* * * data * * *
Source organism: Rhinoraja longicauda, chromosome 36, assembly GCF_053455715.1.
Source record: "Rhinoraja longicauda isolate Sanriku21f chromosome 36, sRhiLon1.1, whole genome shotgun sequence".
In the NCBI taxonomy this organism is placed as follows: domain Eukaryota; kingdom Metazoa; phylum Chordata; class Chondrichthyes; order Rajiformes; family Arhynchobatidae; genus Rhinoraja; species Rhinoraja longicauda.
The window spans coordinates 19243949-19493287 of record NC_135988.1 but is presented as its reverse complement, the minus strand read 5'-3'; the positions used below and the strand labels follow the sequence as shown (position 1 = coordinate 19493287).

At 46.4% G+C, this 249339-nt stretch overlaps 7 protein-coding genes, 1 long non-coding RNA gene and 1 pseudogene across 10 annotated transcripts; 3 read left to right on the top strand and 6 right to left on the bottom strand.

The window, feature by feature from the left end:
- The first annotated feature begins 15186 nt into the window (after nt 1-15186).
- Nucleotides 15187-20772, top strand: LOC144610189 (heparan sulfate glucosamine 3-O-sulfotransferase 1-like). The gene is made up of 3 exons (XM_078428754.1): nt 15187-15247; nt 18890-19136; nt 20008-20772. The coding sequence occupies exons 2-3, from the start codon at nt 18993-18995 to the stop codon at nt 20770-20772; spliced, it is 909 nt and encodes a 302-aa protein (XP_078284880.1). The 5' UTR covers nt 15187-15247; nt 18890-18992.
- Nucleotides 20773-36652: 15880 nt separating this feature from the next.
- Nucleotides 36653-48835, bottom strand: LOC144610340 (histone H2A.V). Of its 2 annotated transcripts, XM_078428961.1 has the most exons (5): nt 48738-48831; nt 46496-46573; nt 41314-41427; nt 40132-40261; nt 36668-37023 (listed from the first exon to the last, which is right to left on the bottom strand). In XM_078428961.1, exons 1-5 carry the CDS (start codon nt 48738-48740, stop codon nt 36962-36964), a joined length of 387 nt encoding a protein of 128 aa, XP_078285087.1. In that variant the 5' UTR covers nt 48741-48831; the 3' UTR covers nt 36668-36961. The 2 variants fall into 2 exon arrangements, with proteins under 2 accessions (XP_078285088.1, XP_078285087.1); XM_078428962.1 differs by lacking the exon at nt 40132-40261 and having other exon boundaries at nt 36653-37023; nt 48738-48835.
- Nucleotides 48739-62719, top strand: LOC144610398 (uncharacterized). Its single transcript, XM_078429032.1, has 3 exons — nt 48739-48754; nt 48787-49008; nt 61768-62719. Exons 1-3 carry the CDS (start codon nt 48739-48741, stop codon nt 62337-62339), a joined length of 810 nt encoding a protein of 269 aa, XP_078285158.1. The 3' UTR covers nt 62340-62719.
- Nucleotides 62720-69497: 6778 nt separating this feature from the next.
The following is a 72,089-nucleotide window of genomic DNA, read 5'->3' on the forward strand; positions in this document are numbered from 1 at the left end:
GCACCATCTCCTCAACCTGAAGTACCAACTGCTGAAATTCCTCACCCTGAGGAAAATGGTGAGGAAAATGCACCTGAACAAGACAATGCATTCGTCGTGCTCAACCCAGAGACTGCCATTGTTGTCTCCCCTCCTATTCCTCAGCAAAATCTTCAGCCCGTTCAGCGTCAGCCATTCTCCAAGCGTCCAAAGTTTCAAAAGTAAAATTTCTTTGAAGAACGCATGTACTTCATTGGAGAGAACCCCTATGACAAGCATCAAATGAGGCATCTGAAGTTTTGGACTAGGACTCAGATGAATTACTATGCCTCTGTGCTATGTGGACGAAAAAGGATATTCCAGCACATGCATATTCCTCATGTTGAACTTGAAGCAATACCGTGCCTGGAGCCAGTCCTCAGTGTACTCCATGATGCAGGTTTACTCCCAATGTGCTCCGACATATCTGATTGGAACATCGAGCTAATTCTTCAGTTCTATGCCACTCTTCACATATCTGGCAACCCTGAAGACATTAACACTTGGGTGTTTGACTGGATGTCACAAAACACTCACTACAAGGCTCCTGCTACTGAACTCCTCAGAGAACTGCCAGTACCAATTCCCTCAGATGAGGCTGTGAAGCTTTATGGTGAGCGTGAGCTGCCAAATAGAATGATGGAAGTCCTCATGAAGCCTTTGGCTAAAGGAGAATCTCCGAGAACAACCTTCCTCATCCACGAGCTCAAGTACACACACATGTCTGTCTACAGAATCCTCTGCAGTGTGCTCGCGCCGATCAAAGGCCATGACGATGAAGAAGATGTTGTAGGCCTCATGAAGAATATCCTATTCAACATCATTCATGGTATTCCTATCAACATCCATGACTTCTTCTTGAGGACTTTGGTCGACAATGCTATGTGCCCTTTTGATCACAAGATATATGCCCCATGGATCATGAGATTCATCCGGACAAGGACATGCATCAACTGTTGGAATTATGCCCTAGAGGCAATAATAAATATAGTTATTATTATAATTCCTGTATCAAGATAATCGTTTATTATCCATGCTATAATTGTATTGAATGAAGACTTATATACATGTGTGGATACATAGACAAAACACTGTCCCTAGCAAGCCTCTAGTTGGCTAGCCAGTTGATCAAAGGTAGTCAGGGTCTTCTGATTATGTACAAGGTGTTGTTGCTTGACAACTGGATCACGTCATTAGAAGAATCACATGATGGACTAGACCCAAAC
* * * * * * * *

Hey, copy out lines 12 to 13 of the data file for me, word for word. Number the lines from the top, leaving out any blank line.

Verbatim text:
- Nucleotides 62720-69497: 6778 nt separating this feature from the next.
The following is a 72,089-nucleotide window of genomic DNA, read 5'->3' on the forward strand; positions in this document are numbered from 1 at the left end: